Given that there are “plot-driven” novels and “character-driven” novels, you’d be forgiven for thinking that if your characters are strong enough, you don’t need a decent plot and vice versa, but is that really the case?
Murder mysteries, for example, are highly plot-driven. They are all about who killed whom and how and why, and the reader can easily become sufficiently hooked on a good mystery that the characters are allowed to be fairly two-dimensional and uninteresting. But if we consider all the famous mystery stories, they have something in common – a fascinating, flawed, quirky sleuth. Certainly, there isn’t much character development in these stories: Hercule Poirot never acquires modesty and Columbo never cleans up his act; but if the plot is what drives us through that episode, it is the character who brings us back to the next.
The problem I seem to have is more the opposite. After lots of practice here at Elmowrites and elsewhere, I’ve honed my skills at writing short stories, but when it comes to a novel, I find the whole question of plot daunting.
It’s easy enough to tell a story: “this happened, then this, then that”, but to write a decent novel, you need PLOT. You need progression, development, cause and effect. There must be sub-plots, each of which needs all of that too, and the subplots must be nicely tied in with the main plot to create a cohesive whole.
Many story ideas boil down to “what if” questions: what if a child psychologist who had recently been shot treated a boy who could see dead people? What if an asteroid were about to hit earth? What if a crazy German dude took over a building that just happened to house a rebellious NYPD detective’s wife? What if I watched too many Bruce Willis movies?! (I haven’t seen the latest yet, looks like I may have to wait for the DVD now)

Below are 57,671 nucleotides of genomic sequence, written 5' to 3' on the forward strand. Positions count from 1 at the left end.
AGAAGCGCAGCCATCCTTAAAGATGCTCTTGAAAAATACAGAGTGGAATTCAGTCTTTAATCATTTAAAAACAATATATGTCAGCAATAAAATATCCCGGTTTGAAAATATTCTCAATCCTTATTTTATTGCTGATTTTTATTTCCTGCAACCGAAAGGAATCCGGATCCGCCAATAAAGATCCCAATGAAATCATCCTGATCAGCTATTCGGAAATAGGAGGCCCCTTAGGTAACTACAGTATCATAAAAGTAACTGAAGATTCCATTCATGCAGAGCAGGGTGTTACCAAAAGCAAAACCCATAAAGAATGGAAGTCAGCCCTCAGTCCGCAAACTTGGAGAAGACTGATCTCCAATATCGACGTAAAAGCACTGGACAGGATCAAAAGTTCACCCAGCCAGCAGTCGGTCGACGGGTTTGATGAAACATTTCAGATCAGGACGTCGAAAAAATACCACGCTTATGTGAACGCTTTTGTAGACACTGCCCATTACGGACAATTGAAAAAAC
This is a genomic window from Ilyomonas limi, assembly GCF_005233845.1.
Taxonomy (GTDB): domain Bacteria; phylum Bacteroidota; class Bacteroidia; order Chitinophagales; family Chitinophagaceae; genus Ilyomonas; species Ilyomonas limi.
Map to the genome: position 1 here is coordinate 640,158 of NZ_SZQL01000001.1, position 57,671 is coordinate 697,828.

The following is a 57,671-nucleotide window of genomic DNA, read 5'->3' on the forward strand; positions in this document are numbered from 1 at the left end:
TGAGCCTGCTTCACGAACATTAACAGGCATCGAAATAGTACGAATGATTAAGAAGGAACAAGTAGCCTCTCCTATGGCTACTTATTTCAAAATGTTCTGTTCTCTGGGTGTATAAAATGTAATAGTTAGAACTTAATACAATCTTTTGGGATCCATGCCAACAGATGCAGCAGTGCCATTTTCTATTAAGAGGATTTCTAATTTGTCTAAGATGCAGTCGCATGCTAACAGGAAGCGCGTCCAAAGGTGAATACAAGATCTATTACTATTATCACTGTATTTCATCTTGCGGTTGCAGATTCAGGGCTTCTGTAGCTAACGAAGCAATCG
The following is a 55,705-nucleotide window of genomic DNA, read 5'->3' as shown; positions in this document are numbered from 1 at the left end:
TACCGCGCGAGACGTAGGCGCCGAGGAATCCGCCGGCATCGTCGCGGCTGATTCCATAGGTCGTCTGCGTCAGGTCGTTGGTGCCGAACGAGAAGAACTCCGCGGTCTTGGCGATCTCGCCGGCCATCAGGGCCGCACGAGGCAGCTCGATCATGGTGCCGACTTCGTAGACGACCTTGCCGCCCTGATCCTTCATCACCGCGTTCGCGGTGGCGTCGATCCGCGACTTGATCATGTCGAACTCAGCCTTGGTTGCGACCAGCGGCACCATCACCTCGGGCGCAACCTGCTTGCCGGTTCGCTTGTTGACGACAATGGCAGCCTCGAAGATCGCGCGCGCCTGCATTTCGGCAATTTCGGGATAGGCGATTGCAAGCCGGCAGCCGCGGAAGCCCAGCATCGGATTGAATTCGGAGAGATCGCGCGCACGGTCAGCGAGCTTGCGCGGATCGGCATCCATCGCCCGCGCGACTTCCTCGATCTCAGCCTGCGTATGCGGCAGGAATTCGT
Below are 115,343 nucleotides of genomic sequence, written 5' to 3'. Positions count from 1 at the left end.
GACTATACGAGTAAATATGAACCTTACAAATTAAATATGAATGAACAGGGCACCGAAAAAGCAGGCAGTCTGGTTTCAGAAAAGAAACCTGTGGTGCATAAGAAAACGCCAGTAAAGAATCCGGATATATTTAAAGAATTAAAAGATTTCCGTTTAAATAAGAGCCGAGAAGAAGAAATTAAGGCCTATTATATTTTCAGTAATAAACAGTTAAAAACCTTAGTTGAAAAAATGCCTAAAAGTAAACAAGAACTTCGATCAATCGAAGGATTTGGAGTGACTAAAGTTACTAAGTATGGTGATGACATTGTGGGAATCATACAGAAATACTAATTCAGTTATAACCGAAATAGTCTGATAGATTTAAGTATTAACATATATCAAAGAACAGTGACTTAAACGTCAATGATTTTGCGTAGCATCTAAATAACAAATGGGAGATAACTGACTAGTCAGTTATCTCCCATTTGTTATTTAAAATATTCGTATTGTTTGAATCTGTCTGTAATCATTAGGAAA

But a PLOT is about more than that initial question. A PLOT needs the author to add tension and excitement and near-misses; a PLOT requires us to build our hopes for the characters from a carefully-crafted sequence of successes and failures.
I’m beginning to understand why writers need to study novels as well as movies. In plot terms, most movies are short stories, novellas at best. (This is probably why some of the best movies of all time are based on short stories: Stand By Me, Shawshank Redemption, Brokeback Mountain… the list is long and distinguished). When great (and not-so-great) novels are turned into movies, fans generally grumble about all the stuff that’s been missed out, and this is why. You just can’t fit 80,000 words into 2 hours of screen time.
A short story still needs a plot. Even Bruce has to fail a few times before he finally succeeds. Especially when someone’s provided enough budget to fly a fighter jet into a freeway. But it doesn’t need to have quite so many complexities as a novel, and this richness is what a good plot provides.
So, if you’re telling your better half what you did today, no plot is no problem, but if you’re trying to land a publishing contract, better hunt one down!